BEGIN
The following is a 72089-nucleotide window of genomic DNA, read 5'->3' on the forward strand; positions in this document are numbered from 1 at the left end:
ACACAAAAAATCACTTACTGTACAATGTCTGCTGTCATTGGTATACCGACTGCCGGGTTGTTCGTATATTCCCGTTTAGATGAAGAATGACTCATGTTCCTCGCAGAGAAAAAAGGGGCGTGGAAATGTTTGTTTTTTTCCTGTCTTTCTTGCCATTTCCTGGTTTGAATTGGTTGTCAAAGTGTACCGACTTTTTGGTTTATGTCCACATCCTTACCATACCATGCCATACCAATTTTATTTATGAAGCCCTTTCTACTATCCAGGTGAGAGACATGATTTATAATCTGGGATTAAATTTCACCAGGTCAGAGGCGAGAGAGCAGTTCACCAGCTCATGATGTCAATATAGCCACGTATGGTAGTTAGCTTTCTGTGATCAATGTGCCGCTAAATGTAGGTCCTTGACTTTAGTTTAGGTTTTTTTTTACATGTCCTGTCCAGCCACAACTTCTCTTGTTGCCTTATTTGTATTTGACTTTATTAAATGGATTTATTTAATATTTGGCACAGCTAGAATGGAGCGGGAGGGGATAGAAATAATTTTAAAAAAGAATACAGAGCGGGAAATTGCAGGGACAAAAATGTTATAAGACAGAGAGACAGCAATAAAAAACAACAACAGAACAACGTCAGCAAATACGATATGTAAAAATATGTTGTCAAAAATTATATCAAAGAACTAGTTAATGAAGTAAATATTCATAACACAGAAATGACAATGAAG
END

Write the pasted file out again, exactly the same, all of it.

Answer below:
The following is a 72089-nucleotide window of genomic DNA, read 5'->3' on the forward strand; positions in this document are numbered from 1 at the left end:
ACACAAAAAATCACTTACTGTACAATGTCTGCTGTCATTGGTATACCGACTGCCGGGTTGTTCGTATATTCCCGTTTAGATGAAGAATGACTCATGTTCCTCGCAGAGAAAAAAGGGGCGTGGAAATGTTTGTTTTTTTCCTGTCTTTCTTGCCATTTCCTGGTTTGAATTGGTTGTCAAAGTGTACCGACTTTTTGGTTTATGTCCACATCCTTACCATACCATGCCATACCAATTTTATTTATGAAGCCCTTTCTACTATCCAGGTGAGAGACATGATTTATAATCTGGGATTAAATTTCACCAGGTCAGAGGCGAGAGAGCAGTTCACCAGCTCATGATGTCAATATAGCCACGTATGGTAGTTAGCTTTCTGTGATCAATGTGCCGCTAAATGTAGGTCCTTGACTTTAGTTTAGGTTTTTTTTTACATGTCCTGTCCAGCCACAACTTCTCTTGTTGCCTTATTTGTATTTGACTTTATTAAATGGATTTATTTAATATTTGGCACAGCTAGAATGGAGCGGGAGGGGATAGAAATAATTTTAAAAAAGAATACAGAGCGGGAAATTGCAGGGACAAAAATGTTATAAGACAGAGAGACAGCAATAAAAAACAACAACAGAACAACGTCAGCAAATACGATATGTAAAAATATGTTGTCAAAAATTATATCAAAGAACTAGTTAATGAAGTAAATATTCATAACACAGAAATGACAATGAAG